UNITED STATES DISTRICT COURT SOUTHERN DISTRICT OF CALIFORNIA
January 22, 2010
LISA MCCONNELL, INC., PLAINTIFF,
IDEARC, INC., ET AL., DEFENDANTS.
The opinion of the court was delivered by: Irma E. Gonzalez, Chief Judge United States District Court
ORDER: (1) GRANTING DEFENDANTS' MOTION TO DISMISS (Doc. No. 23); and (2) DENYING DEFENDANTS' MOTION TO STRIKE (Doc. No. 35). SUPPLEMENTAL BRIEFING
Presently before the Court is Defendants Verizon Communications, Inc. and Verizon Yellow Pages' motion to dismiss Plaintiff's Complaint. (Doc. No. 23.) Plaintiff filed an opposition and a supplemental brief, and defendants filed a reply and a motion to strike the supplemental brief. (Doc. No. 35.) After the Court granted Plaintiff's request at oral argument for jurisdictional discovery, Plaintiff filed a supplemental opposition on the issue of personal jurisdiction and defendants filed a reply.
For the reasons stated herein, the Court GRANTS Defendants' motion to dismiss for lack of personal jurisdiction. Because Defendants have had the opportunity to respond to the issues raised in Plaintiff's supplemental brief, the Court DENIES the motion to strike.
This case concerns Defendants' alleged unlawful use of graphic art created by Plaintiff Image One ("Plaintiff"). The following facts are taken from Plaintiff's Complaint unless otherwise noted.
Plaintiff, a California corporation with its principal place of business in San Diego, California, produces "high-end three-dimensional graphic art" which customers purchase for use in yellow pages advertising. Plaintiff has secured copyright protection in approximately 451 art templates and individual advertisements.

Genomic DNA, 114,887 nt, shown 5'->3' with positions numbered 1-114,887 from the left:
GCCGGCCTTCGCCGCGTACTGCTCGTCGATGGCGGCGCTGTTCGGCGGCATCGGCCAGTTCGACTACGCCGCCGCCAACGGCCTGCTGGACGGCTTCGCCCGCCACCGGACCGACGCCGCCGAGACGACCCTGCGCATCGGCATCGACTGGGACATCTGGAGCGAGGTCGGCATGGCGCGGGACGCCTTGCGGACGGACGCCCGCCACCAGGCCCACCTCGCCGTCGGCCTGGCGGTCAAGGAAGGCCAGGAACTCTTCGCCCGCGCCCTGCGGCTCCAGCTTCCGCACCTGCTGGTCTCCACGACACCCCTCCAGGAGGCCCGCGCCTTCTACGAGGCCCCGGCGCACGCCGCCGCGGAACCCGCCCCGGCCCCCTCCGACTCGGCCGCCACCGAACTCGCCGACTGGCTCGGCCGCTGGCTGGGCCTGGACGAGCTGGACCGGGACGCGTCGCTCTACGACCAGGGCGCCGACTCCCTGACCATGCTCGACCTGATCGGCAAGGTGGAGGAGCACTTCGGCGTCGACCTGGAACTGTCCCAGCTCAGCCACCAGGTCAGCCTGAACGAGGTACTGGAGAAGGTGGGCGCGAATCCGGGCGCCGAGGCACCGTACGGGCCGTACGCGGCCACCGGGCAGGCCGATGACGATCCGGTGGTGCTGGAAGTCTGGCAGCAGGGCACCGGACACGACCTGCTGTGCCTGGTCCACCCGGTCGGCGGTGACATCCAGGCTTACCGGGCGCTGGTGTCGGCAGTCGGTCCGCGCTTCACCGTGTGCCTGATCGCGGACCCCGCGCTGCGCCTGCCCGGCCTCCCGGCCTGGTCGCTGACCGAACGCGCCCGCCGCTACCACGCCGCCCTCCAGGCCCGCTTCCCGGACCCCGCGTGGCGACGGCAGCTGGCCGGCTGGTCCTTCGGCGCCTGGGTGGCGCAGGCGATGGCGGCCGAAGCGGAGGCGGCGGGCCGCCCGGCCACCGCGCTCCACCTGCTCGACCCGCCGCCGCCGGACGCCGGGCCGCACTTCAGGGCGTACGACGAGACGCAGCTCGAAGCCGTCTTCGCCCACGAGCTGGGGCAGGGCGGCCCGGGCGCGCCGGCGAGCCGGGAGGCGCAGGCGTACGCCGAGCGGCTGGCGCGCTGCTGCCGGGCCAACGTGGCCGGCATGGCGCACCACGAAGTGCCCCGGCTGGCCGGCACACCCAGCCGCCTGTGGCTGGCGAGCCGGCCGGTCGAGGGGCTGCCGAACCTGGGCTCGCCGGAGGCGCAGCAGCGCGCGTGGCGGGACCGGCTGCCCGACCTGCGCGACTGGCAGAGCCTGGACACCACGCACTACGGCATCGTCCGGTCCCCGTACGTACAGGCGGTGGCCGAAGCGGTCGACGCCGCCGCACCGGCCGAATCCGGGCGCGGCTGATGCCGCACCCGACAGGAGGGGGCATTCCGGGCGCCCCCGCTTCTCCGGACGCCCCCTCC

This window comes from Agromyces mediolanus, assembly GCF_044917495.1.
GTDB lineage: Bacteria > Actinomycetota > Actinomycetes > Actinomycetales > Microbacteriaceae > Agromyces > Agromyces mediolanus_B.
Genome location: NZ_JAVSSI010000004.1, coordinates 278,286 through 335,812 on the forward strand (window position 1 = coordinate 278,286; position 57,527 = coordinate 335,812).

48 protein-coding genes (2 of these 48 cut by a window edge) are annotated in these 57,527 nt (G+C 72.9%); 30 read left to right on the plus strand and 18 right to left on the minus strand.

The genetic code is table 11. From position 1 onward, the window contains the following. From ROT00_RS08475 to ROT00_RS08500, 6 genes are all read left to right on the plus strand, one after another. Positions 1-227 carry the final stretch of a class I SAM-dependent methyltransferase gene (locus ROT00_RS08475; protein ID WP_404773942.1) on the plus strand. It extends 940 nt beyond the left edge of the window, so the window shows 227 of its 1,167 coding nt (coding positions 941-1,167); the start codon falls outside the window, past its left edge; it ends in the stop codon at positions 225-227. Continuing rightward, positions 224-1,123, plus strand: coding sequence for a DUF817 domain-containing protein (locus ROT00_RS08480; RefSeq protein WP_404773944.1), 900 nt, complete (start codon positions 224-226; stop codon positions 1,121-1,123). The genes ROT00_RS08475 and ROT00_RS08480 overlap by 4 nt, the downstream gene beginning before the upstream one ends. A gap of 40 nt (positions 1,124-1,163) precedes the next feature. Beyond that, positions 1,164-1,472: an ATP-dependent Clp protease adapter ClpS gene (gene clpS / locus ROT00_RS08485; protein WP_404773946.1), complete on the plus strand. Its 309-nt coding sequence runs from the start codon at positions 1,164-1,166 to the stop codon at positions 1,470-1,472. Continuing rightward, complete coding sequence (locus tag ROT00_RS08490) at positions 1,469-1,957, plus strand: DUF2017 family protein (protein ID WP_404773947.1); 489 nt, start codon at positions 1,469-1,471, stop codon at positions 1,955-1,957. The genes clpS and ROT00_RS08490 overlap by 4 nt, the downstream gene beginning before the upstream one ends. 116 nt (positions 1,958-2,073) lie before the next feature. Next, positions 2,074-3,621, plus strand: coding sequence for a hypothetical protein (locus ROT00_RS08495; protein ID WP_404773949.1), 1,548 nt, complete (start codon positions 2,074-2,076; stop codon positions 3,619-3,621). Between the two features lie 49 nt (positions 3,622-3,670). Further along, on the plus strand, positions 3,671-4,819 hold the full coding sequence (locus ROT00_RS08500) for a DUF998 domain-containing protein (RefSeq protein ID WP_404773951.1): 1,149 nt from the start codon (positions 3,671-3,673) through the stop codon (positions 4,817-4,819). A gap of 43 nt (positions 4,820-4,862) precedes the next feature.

Defendant Verizon Communications, Inc. ("VCI") is a Delaware corporation with its principal place of business in New York. (Decl. of Jane A. Schapker in Supp. of Def.'s Mot. to Dismiss ¶ 2 ("Schapker Decl.")) On November 17, 2006, VCI spun off the subsidiaries that formally comprised its yellow pages operations (the "Verizon Subsidiaries"). The subsidiaries were spun off as independent publicly-owned companies and became Defendants Idearc, Inc., Idearc Media Corp., Idearc Media Sales West, Inc., and Idearc Media Services - West, Inc. (collectively, "Idearc"). Idearc has continued the same business of publishing yellow pages directories, with a licensing agreement to use the Verizon trademark on its directories.*fn1
Upon reviewing a small sampling of the Verizon Subsidiaries' and Idearc's paper telephone directories and yellow pages websites for the years 2006, 2007, and 2008, Plaintiff found at least 12 advertisements that allegedly infringe on Plaintiff's copyrighted works (0.69 infringements per paper directory). Extrapolating from that to the approximately 3,600 directories and websites published by Defendants during those years, Plaintiff estimates there are at least 2,400 infringements.
Previously, Plaintiff had filed a separate copyright infringement suit against the Verizon Subsidiaries, which resulted in confidential settlement agreements. (Compl. ¶ 14.) The subsidiaries took a temporary license from Plaintiff, allowing time to remove the infringing images. Plaintiff alleges the license expired more than four years ago, and Defendants have continued to infringe or have resumed infringing.
On January 13, 2009, Plaintiff filed the Complaint against Idearc, VCI, and Verizon Yellow Pages Company. The Complaint sets forth six causes of action: (1) copyright infringement, 17 U.S.C. § 101, et. seq.; (2) vicarious copyright infringement; (3) contributory copyright infringement; (4) false designation of origin in violation of Lanham Act § 43(a); (5) unfair competition in violation of California Business and Professions Code § 17200; and (6) civil conspiracy.
On April 8, 2009, Idearc filed a notification of bankruptcy, resulting in an automatic stay. (Doc. No. 12.)